Economist: Ethiopia and Eritrea rank 3rd fastest growing economies for 2011

Economist: Eritrea to show fast growth in 2011

Ethiopia along with Eritrea are predicted to be the third fastest growing economies in 2011, according to the Economist’s “The World in 2011” Publication. The paper said, both Ethiopia and Eritrea are expected to grow by 10% for the coming year and rank third behind Qatar and Ghana.

Qatar with its burgeoning gas sector economy is the fastest growing economy in the world for the second year in a row. Eritrea is a new comer with most of the growth coming from the mining sector, the magazine said.                                 

“The ruling Ethiopian People’s Revolutionary Democratic Front tightened its grip in 2010 elections, knocking a fragmented opposition out of the game until 2015. A New five-year economic plan will emphasize infrastructure development, industrialization, large scale commercial farming, and small private enterprise. Donor support and worker remittances will keep the national accounts in shape and the economy will grow by 10%”, said the report.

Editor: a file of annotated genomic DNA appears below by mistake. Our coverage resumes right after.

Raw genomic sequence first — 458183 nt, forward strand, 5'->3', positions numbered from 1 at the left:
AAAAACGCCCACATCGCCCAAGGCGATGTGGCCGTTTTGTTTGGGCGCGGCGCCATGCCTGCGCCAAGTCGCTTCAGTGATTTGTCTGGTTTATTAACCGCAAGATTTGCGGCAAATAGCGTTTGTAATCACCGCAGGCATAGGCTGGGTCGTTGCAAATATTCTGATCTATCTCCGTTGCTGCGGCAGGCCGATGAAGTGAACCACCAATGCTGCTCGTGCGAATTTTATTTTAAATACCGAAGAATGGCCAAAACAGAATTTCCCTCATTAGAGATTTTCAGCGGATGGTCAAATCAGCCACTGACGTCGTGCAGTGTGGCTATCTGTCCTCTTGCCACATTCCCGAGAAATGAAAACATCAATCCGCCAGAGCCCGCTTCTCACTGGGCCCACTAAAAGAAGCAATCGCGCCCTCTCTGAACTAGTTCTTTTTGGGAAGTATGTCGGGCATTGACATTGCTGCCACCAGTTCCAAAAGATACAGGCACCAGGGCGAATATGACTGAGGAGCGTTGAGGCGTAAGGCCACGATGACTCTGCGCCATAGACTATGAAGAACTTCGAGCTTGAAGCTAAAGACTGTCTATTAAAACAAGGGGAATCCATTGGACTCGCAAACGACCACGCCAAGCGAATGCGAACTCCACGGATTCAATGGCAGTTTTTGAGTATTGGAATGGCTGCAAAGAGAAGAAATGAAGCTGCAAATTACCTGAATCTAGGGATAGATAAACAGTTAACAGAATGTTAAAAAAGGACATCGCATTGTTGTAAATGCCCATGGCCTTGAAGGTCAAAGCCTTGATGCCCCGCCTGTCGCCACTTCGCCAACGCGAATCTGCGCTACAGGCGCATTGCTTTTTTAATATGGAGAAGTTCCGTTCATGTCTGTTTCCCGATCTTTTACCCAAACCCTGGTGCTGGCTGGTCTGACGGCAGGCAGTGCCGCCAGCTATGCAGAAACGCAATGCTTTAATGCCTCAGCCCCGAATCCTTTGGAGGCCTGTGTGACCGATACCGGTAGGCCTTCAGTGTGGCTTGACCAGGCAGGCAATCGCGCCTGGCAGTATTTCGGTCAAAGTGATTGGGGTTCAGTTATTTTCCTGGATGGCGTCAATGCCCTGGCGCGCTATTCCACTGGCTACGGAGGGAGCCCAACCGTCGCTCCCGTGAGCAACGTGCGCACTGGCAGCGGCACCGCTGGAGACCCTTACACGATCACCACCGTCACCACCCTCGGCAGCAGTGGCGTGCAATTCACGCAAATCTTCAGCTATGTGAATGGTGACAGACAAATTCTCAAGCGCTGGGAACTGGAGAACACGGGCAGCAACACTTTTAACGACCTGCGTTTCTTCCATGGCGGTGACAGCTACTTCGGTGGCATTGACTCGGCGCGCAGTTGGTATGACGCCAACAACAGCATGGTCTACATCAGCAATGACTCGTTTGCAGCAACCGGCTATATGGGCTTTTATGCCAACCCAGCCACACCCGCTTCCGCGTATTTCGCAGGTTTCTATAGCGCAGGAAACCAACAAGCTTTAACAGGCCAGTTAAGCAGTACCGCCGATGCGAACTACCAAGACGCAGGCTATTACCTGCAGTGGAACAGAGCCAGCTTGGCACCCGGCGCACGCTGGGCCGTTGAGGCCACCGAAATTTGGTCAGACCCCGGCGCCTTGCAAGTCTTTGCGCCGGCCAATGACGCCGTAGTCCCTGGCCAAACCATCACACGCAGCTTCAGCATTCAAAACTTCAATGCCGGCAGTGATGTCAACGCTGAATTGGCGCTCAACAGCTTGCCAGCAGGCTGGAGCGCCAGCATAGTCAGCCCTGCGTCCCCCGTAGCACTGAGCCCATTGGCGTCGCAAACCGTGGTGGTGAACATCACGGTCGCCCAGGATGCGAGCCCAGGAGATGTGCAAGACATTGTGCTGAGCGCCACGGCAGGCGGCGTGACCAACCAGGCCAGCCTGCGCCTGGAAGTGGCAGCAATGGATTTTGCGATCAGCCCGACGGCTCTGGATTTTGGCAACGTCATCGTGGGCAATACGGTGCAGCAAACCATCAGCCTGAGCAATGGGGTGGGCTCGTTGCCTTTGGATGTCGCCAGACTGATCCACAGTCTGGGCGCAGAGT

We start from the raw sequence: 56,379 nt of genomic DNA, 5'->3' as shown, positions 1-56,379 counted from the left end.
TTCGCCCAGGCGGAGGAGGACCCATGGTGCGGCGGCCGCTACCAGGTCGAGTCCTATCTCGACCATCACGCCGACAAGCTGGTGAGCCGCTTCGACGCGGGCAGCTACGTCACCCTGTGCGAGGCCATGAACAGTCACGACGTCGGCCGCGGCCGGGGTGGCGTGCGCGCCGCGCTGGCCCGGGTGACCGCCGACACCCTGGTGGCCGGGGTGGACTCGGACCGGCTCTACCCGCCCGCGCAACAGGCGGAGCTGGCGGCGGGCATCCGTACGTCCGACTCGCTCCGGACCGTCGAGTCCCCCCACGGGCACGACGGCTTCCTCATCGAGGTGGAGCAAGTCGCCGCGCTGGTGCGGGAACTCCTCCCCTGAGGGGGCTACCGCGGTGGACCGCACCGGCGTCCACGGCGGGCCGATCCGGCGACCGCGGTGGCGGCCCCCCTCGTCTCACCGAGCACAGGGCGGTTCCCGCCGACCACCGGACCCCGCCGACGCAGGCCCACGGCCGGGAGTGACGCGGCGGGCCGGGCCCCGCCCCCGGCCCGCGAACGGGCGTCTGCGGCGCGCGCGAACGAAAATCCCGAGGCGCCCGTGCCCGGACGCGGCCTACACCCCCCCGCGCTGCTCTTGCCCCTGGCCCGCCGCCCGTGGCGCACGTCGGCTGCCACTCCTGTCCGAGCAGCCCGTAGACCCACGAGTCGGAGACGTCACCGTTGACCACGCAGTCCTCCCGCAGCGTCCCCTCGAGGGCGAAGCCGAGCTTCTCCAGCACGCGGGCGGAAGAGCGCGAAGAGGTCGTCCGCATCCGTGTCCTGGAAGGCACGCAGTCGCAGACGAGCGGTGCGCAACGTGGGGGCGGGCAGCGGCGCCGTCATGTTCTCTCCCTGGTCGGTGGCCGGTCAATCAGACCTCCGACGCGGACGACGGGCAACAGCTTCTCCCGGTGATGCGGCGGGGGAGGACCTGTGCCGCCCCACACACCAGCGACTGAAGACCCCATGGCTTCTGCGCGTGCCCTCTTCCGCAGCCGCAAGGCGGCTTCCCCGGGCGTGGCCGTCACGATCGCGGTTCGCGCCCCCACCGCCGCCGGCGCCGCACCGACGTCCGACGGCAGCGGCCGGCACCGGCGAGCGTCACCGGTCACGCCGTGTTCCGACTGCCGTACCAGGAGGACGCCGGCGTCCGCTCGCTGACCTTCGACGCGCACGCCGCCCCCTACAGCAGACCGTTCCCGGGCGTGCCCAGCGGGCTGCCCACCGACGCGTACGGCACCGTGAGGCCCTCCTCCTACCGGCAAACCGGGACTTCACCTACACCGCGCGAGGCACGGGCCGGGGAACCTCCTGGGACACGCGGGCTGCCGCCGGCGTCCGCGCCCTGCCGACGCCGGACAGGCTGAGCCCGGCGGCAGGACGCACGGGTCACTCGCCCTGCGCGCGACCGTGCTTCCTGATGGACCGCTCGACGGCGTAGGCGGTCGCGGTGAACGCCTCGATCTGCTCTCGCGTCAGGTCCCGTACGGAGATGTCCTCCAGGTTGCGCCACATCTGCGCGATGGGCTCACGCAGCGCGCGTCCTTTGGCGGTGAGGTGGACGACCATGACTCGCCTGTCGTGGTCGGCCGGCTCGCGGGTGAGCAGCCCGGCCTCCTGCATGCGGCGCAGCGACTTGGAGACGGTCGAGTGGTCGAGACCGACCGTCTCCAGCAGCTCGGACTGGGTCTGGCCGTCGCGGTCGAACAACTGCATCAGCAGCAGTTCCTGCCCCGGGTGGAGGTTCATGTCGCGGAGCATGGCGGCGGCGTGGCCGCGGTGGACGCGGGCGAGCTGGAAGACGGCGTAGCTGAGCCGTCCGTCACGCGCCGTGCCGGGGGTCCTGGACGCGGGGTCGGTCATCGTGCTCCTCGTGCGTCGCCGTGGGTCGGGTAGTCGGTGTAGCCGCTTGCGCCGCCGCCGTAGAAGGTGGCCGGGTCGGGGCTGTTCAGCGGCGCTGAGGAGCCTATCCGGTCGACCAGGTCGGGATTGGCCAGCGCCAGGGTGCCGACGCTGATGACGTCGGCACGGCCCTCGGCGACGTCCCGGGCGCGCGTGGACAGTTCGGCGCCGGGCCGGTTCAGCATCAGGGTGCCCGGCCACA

On its “To watch” prediction, the magazine said, “Ethiopia’s support for the beleaguered government of Somalia will continue, cementing its strategic importance in the Horn of Africa and tightening its alliance with the United States”.

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Editor’s Note:

1) The material is from the print edition of “The World in 2011”, a publication by the Economist, which is in newsstands now. The material in not online at this time.

2) While Eritrea’s economy is largely being backed by mineral and a strong agriculture sector, and both Qatar and Ghana’s economies are being backed largely by oil and gas, it raises questions about Ethiopia’s overall statistics. Many credible analysis have stated Ethiopia’s double-digit growth figures are being cooked up by the Ethiopian regime for domestic political consumption.

For example, the highly credible Financial Times reported a few months ago that Ethiopia’s double-digit growth claims of recent years is being supported by “dubious statistics” and these same fabricated figures are “bandied around by development experts”.